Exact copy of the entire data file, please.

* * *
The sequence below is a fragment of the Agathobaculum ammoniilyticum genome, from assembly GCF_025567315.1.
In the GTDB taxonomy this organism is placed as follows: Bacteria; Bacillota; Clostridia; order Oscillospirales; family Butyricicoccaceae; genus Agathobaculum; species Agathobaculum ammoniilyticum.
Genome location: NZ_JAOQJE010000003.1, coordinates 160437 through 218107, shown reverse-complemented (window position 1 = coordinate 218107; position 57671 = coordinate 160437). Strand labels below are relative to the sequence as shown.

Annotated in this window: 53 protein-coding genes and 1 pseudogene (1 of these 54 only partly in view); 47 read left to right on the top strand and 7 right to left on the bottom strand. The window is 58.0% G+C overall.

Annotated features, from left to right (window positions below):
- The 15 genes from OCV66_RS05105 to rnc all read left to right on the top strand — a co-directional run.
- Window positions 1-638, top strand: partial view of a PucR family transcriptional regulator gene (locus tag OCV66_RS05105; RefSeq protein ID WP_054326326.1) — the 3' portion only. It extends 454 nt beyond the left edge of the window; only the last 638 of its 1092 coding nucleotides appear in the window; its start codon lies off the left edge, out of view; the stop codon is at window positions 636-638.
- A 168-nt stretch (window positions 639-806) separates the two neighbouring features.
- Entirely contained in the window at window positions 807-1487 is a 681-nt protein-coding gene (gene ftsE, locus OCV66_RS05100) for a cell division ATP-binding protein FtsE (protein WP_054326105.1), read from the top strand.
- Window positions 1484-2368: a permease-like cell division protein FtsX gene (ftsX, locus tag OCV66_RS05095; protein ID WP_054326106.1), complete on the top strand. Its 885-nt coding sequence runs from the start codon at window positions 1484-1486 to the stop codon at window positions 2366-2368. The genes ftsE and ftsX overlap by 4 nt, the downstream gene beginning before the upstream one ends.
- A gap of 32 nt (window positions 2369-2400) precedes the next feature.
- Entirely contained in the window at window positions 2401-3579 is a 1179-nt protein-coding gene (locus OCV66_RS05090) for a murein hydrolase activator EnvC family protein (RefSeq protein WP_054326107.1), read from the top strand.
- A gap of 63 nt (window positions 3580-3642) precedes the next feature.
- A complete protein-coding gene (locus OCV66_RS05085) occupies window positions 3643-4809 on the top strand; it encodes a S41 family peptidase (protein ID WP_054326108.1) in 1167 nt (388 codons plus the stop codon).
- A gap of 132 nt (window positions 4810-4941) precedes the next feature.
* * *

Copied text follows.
The sequence below is a fragment of the Agathobaculum ammoniilyticum genome, from assembly GCF_025567315.1.
In the GTDB taxonomy this organism is placed as follows: Bacteria; Bacillota; Clostridia; order Oscillospirales; family Butyricicoccaceae; genus Agathobaculum; species Agathobaculum ammoniilyticum.
Genome location: NZ_JAOQJE010000003.1, coordinates 160437 through 218107, shown reverse-complemented (window position 1 = coordinate 218107; position 57671 = coordinate 160437). Strand labels below are relative to the sequence as shown.

Annotated in this window: 53 protein-coding genes and 1 pseudogene (1 of these 54 only partly in view); 47 read left to right on the top strand and 7 right to left on the bottom strand. The window is 58.0% G+C overall.

Annotated features, from left to right (window positions below):
- The 15 genes from OCV66_RS05105 to rnc all read left to right on the top strand — a co-directional run.
- Window positions 1-638, top strand: partial view of a PucR family transcriptional regulator gene (locus tag OCV66_RS05105; RefSeq protein ID WP_054326326.1) — the 3' portion only. It extends 454 nt beyond the left edge of the window; only the last 638 of its 1092 coding nucleotides appear in the window; its start codon lies off the left edge, out of view; the stop codon is at window positions 636-638.
- A 168-nt stretch (window positions 639-806) separates the two neighbouring features.
- Entirely contained in the window at window positions 807-1487 is a 681-nt protein-coding gene (gene ftsE, locus OCV66_RS05100) for a cell division ATP-binding protein FtsE (protein WP_054326105.1), read from the top strand.
- Window positions 1484-2368: a permease-like cell division protein FtsX gene (ftsX, locus tag OCV66_RS05095; protein ID WP_054326106.1), complete on the top strand. Its 885-nt coding sequence runs from the start codon at window positions 1484-1486 to the stop codon at window positions 2366-2368. The genes ftsE and ftsX overlap by 4 nt, the downstream gene beginning before the upstream one ends.
- A gap of 32 nt (window positions 2369-2400) precedes the next feature.
- Entirely contained in the window at window positions 2401-3579 is a 1179-nt protein-coding gene (locus OCV66_RS05090) for a murein hydrolase activator EnvC family protein (RefSeq protein WP_054326107.1), read from the top strand.
- A gap of 63 nt (window positions 3580-3642) precedes the next feature.
- A complete protein-coding gene (locus OCV66_RS05085) occupies window positions 3643-4809 on the top strand; it encodes a S41 family peptidase (protein ID WP_054326108.1) in 1167 nt (388 codons plus the stop codon).
- A gap of 132 nt (window positions 4810-4941) precedes the next feature.